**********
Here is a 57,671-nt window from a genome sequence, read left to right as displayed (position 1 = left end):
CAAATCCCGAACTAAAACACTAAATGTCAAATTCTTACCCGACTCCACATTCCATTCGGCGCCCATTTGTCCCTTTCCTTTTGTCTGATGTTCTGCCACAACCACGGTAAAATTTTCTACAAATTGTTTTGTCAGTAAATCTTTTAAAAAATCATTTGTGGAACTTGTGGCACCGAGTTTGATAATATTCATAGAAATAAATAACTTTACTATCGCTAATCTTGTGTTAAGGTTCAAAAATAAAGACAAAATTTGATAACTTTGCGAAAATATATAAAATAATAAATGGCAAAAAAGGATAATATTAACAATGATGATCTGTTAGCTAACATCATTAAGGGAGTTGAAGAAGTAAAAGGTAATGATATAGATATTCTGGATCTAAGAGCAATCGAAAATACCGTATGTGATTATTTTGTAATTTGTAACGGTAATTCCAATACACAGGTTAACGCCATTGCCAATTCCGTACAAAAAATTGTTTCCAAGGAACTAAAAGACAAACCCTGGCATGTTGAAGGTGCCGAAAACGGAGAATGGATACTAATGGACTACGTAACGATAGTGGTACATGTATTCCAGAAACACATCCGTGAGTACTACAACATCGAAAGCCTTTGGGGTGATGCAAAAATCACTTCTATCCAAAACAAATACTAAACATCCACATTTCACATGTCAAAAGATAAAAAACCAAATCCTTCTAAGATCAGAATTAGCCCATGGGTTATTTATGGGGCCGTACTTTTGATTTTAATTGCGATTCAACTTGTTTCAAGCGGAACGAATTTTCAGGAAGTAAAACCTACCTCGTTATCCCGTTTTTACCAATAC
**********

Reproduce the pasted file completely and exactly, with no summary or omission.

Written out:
Here is a 57,671-nt window from a genome sequence, read left to right as displayed (position 1 = left end):
CAAATCCCGAACTAAAACACTAAATGTCAAATTCTTACCCGACTCCACATTCCATTCGGCGCCCATTTGTCCCTTTCCTTTTGTCTGATGTTCTGCCACAACCACGGTAAAATTTTCTACAAATTGTTTTGTCAGTAAATCTTTTAAAAAATCATTTGTGGAACTTGTGGCACCGAGTTTGATAATATTCATAGAAATAAATAACTTTACTATCGCTAATCTTGTGTTAAGGTTCAAAAATAAAGACAAAATTTGATAACTTTGCGAAAATATATAAAATAATAAATGGCAAAAAAGGATAATATTAACAATGATGATCTGTTAGCTAACATCATTAAGGGAGTTGAAGAAGTAAAAGGTAATGATATAGATATTCTGGATCTAAGAGCAATCGAAAATACCGTATGTGATTATTTTGTAATTTGTAACGGTAATTCCAATACACAGGTTAACGCCATTGCCAATTCCGTACAAAAAATTGTTTCCAAGGAACTAAAAGACAAACCCTGGCATGTTGAAGGTGCCGAAAACGGAGAATGGATACTAATGGACTACGTAACGATAGTGGTACATGTATTCCAGAAACACATCCGTGAGTACTACAACATCGAAAGCCTTTGGGGTGATGCAAAAATCACTTCTATCCAAAACAAATACTAAACATCCACATTTCACATGTCAAAAGATAAAAAACCAAATCCTTCTAAGATCAGAATTAGCCCATGGGTTATTTATGGGGCCGTACTTTTGATTTTAATTGCGATTCAACTTGTTTCAAGCGGAACGAATTTTCAGGAAGTAAAACCTACCTCGTTATCCCGTTTTTACCAATAC